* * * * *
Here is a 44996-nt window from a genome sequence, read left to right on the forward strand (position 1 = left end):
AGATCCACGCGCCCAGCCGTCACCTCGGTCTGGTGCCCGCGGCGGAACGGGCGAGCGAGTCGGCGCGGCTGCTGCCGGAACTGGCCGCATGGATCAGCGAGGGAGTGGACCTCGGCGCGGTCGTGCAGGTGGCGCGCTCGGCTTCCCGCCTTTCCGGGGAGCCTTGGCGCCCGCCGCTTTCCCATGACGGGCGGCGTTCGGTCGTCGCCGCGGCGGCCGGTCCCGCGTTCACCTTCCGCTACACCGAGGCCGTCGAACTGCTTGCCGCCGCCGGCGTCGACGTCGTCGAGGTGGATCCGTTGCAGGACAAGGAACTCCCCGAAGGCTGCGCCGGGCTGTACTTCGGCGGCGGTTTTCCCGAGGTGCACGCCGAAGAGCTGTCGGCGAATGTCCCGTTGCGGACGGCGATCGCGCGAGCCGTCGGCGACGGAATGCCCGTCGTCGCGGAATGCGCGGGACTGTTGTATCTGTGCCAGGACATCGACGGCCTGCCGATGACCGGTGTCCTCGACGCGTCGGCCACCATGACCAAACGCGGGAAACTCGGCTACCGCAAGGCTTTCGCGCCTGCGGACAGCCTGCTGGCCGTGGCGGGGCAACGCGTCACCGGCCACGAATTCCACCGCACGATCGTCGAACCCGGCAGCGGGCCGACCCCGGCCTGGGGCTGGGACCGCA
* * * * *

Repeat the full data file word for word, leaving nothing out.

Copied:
Here is a 44996-nt window from a genome sequence, read left to right on the forward strand (position 1 = left end):
AGATCCACGCGCCCAGCCGTCACCTCGGTCTGGTGCCCGCGGCGGAACGGGCGAGCGAGTCGGCGCGGCTGCTGCCGGAACTGGCCGCATGGATCAGCGAGGGAGTGGACCTCGGCGCGGTCGTGCAGGTGGCGCGCTCGGCTTCCCGCCTTTCCGGGGAGCCTTGGCGCCCGCCGCTTTCCCATGACGGGCGGCGTTCGGTCGTCGCCGCGGCGGCCGGTCCCGCGTTCACCTTCCGCTACACCGAGGCCGTCGAACTGCTTGCCGCCGCCGGCGTCGACGTCGTCGAGGTGGATCCGTTGCAGGACAAGGAACTCCCCGAAGGCTGCGCCGGGCTGTACTTCGGCGGCGGTTTTCCCGAGGTGCACGCCGAAGAGCTGTCGGCGAATGTCCCGTTGCGGACGGCGATCGCGCGAGCCGTCGGCGACGGAATGCCCGTCGTCGCGGAATGCGCGGGACTGTTGTATCTGTGCCAGGACATCGACGGCCTGCCGATGACCGGTGTCCTCGACGCGTCGGCCACCATGACCAAACGCGGGAAACTCGGCTACCGCAAGGCTTTCGCGCCTGCGGACAGCCTGCTGGCCGTGGCGGGGCAACGCGTCACCGGCCACGAATTCCACCGCACGATCGTCGAACCCGGCAGCGGGCCGACCCCGGCCTGGGGCTGGGACCGCA